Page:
This article originally appeared in the 2019.1 issue of Swing the Fly magazine and is free to view. Enjoy, and if you’re not already a member, consider joining to get access to all the member content and the Anthology book. As Spey fishers, we dream of the perfect pool. At the head of the pool, where […]
So if this is the darkest moment yet for Washington steelhead, and for those who cherish them whether for sport, sustenance, connections to our natural and cultural heritage, or all of the above, where do we go from here?
Last January, Michael and I finally stood on the banks of the Rio Grande in Tierra del Fuego. Like always, we booked on a relatively short notice, but we made it. We even man-aged to fill our fly boxes with all kinds of differnt flies, from Wooly Buggers to tube flies, rubber leg nymphs and Sunray shadows. That took us a few long nights but we were safe for flies. That’s what we thought. There was one fly that we didn’t have in our box. To be honest, we didn’t even think about it. A fly which usually is fished for Atlantic salmon in Canada and has her roots on the Miramichi.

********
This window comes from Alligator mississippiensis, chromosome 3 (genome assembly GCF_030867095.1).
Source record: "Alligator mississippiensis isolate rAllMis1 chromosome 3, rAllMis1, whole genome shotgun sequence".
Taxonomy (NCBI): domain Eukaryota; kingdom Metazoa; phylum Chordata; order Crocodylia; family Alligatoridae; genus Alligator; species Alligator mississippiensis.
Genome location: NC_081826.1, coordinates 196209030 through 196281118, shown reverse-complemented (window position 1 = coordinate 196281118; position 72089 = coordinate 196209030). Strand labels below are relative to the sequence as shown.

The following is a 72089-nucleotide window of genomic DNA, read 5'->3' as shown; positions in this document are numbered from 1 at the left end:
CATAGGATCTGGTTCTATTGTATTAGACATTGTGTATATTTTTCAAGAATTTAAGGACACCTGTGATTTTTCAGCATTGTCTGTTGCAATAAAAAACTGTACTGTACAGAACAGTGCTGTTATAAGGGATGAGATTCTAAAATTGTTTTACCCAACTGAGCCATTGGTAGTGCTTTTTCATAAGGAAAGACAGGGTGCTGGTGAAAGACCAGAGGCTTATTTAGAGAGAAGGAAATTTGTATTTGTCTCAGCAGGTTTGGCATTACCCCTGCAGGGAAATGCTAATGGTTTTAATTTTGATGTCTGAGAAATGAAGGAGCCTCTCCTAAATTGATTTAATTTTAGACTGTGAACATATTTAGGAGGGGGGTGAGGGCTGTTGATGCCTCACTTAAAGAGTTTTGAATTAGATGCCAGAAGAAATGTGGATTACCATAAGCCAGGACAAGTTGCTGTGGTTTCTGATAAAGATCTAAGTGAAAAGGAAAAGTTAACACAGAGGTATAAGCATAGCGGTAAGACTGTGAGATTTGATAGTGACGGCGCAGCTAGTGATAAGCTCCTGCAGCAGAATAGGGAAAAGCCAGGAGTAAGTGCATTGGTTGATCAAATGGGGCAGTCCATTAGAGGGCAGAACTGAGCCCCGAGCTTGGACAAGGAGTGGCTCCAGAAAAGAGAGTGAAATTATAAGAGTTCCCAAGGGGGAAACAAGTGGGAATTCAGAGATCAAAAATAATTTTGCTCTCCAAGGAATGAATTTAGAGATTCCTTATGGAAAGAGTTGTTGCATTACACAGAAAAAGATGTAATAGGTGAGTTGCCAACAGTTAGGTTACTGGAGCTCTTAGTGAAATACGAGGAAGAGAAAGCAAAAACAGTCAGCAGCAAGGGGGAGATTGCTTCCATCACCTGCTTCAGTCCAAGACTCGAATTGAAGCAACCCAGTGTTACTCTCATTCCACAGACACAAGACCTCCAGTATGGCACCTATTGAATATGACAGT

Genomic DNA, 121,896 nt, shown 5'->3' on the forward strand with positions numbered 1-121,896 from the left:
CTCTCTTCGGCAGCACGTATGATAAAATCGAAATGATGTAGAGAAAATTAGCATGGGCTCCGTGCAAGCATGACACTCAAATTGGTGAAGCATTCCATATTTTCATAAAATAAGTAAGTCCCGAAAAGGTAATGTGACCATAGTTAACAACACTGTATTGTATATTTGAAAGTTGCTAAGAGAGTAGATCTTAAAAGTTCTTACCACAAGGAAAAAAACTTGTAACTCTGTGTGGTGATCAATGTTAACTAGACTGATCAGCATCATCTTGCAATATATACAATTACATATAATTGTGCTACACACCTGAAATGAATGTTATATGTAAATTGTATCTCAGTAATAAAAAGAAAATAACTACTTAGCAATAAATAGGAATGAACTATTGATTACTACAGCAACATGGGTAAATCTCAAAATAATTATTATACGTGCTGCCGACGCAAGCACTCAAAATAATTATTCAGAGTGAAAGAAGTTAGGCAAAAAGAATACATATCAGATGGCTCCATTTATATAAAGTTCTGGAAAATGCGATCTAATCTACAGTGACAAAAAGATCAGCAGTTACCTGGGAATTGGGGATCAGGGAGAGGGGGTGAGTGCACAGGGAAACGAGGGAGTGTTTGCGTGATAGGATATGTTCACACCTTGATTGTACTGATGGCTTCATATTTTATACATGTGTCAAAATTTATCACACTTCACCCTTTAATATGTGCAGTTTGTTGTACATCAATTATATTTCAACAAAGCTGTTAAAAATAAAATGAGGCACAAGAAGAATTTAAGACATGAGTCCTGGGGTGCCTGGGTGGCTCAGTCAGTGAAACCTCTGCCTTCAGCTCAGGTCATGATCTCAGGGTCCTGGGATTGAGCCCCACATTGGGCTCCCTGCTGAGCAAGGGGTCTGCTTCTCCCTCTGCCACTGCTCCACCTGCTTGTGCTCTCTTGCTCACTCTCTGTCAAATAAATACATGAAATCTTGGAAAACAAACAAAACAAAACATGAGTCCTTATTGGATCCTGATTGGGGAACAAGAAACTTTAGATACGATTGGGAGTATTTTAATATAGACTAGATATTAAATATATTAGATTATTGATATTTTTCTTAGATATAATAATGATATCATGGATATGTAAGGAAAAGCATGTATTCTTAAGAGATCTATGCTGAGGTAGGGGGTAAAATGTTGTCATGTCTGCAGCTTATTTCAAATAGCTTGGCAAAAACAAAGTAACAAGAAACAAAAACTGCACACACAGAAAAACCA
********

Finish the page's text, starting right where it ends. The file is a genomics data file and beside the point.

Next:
On January 28 at 6:30 p.m. PST (9:30 EST), Swing the Fly Editor Zack Williams will host a live event about rigging for Winter/Spring steelheading.
I’ve had the privilege of teaching several hundred new Spey casters over the last decade, and during that time I’ve had the opportunity to observe ways in which the new caster can start off on the wrong or right foot.
For me, nothing speaks more of steelhead fishing than a brightly colored, finely ribbed, steelhead Spey fly topped with a graceful set of hackle tip wings—a perfect example of form and function. These captivating patterns take us back to the days of Syd Glasso, whose tying would inspire untold scores of anglers to strive for perfection at the vise in an attempt to present the magnificent steelhead with something worthy.
Is there a unifying component that makes all of the great Spey casters successful in their respective styles?
A few great opportunities to get out this winter from STF sponsor Confluence Outfitters!
Working with professional photographer Jimmy Chang, Darkes goes beyond that to compile in this book the first ever collection of GL patterns (steelhead, salmon, brown trout, musky) by contemporary tiers of the region. Over 600 patterns and recipes cover the historically important patterns from well-known tiers such as Schweibert and George Griffith and Swisher and Richards as well as flies that are on the cutting edge from tiers such as Kevin Feenstra, Walt Grau, Jon Kluesing, Rick Kustich, Jeff Liskay, Dave Pinczkowski, Ray Schmidt, Greg Senyo, and Matt Supinski.
The Washington Department of Fish & Wildlife just announced rule changes for 2021 for the rivers of the Olympic Peninsula. Most notably, the major rivers will close earlier (April 1) than previously, and there will be no fishing from a boat. The truth is these rule changes likely affect swung fly anglers the least. (We […]